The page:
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Is Sudan’s government transforming it into a secular state?

People wave Sudanese national flags as they rally at a mass demonstration near the presidential palace in the capital Khartoum on 12 September, 2019 [EBRAHIM HAMID/AFP via Getty Images]
People wave Sudanese national flags as they rally at a mass demonstration near the presidential palace in the capital Khartoum on 12 September, 2019 [EBRAHIM HAMID/AFP via Getty Images]

The abolition of the apostasy laws and the relaxation of rules allowing non-Muslims to drink alcohol is unlikely to have any real impact on the day to day life of most of Sudan’s citizens. The move by the government in Khartoum has been welcomed by many human rights groups, but others argue that the changes make no substantive difference to the policies adopted by the previous regime.

In a bid to avoid repealing Sudan’s Islamic laws, which would no doubt anger the Sudanese public and religious scholars, Muslims will still not be allowed to drink alcohol and non-Muslims will not be able to sell alcoholic beverages to the public. Instead, non-Muslims will not be criminalised for manufacturing local alcoholic products known as “merrissa” and “aaraagy”. The reality is that, although it was illegal on the statutes to distil alcohol, southern Sudanese communities, in particular, have for years made these traditional beverages unimpeded and have consumed them in private. The new law means that they will no longer face the threat of prosecution.

Under the regime of ousted President Omar Al-Bashir, a thriving black market supplied illegal alcoholic drinks to diplomats who were not prevented from drinking them at private functions and embassies. To this day, the black market also operates for wealthy Sudanese businessmen who are able to use their connections in diplomatic circles to import international brands of alcoholic drinks.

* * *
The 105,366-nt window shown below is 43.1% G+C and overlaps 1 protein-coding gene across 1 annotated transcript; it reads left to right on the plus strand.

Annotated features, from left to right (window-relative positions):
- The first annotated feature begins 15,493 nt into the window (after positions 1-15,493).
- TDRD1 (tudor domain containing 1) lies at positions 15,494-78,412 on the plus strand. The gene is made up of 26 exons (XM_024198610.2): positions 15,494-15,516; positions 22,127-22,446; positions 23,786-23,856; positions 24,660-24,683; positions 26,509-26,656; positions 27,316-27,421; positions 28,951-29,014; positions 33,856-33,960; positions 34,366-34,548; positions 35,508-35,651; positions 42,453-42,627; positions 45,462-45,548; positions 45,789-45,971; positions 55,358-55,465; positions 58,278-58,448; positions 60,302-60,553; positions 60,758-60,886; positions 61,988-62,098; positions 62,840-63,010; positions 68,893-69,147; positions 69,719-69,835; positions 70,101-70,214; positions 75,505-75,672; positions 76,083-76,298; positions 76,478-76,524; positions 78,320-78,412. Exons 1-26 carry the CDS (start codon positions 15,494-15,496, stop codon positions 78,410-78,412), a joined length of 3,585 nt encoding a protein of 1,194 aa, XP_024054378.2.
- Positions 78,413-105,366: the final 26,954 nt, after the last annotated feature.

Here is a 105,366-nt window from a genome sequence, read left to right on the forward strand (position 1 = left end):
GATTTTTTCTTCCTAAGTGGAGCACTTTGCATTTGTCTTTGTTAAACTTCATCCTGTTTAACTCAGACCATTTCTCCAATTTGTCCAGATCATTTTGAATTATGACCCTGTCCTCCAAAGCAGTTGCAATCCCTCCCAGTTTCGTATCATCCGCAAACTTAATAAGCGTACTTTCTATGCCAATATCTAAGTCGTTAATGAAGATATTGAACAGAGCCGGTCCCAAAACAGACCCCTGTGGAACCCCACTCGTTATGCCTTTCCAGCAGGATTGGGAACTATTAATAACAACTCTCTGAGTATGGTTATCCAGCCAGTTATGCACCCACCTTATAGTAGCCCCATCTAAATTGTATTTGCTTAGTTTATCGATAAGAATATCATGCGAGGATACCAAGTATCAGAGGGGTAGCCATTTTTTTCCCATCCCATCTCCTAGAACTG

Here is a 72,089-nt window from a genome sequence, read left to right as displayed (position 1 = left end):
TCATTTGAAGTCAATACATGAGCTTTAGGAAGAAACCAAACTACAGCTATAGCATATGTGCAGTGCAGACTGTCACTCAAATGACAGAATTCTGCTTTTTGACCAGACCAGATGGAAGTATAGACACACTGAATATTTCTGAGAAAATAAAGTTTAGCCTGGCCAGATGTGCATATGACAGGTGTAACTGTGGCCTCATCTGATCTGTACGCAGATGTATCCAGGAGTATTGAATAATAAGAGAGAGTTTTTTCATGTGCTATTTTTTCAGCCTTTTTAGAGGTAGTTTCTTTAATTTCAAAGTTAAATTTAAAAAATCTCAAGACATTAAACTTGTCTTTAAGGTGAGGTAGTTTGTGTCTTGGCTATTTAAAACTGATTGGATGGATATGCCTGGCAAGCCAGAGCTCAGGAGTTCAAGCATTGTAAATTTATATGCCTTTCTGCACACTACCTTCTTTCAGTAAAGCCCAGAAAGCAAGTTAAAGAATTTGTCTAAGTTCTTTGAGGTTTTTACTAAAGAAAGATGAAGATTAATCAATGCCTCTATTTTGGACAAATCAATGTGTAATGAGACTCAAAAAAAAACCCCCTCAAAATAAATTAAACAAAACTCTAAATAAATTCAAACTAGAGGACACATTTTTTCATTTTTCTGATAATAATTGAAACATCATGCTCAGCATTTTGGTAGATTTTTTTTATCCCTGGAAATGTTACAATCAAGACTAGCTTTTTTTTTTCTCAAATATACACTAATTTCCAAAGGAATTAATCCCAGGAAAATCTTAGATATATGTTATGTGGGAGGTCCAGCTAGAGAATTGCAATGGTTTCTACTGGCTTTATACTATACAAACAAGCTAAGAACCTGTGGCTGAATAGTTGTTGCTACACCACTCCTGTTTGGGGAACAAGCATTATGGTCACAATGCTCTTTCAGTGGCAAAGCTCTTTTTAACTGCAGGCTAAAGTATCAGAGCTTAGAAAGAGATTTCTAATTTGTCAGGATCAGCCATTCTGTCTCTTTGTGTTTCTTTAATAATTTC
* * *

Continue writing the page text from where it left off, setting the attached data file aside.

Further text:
The punishments for drinking alcohol will remain unchanged for Muslims who have traditionally been flogged for breaking the law. Such floggings were never done in public but were administered within the confines of police stations and the courts. However, the new laws will outlaw corporal punishment or flogging of non-Muslims. Observers have pointed out, quite seriously, that under the new laws Muslims who want to drink alcohol can use the new apostasy law to renounce Islam, have their drink and return to the fold, all with the threat of legal action lifted.

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Islamic laws prohibiting the drinking of alcohol were introduced in 1983 when the government led by Jaafar Nimeiry symbolically poured alcohol into the River Nile. Nevertheless, bars — run mainly by non-Muslims — were still open under the Sadiq Al-Mahdi and Al-Bashir governments, although restaurants and hotels were forced to remove alcoholic beverages from their menus. However, the illicit trade continued in well-known establishments in central Khartoum, which were often ignored by security officers during Al-Bashir’s regime.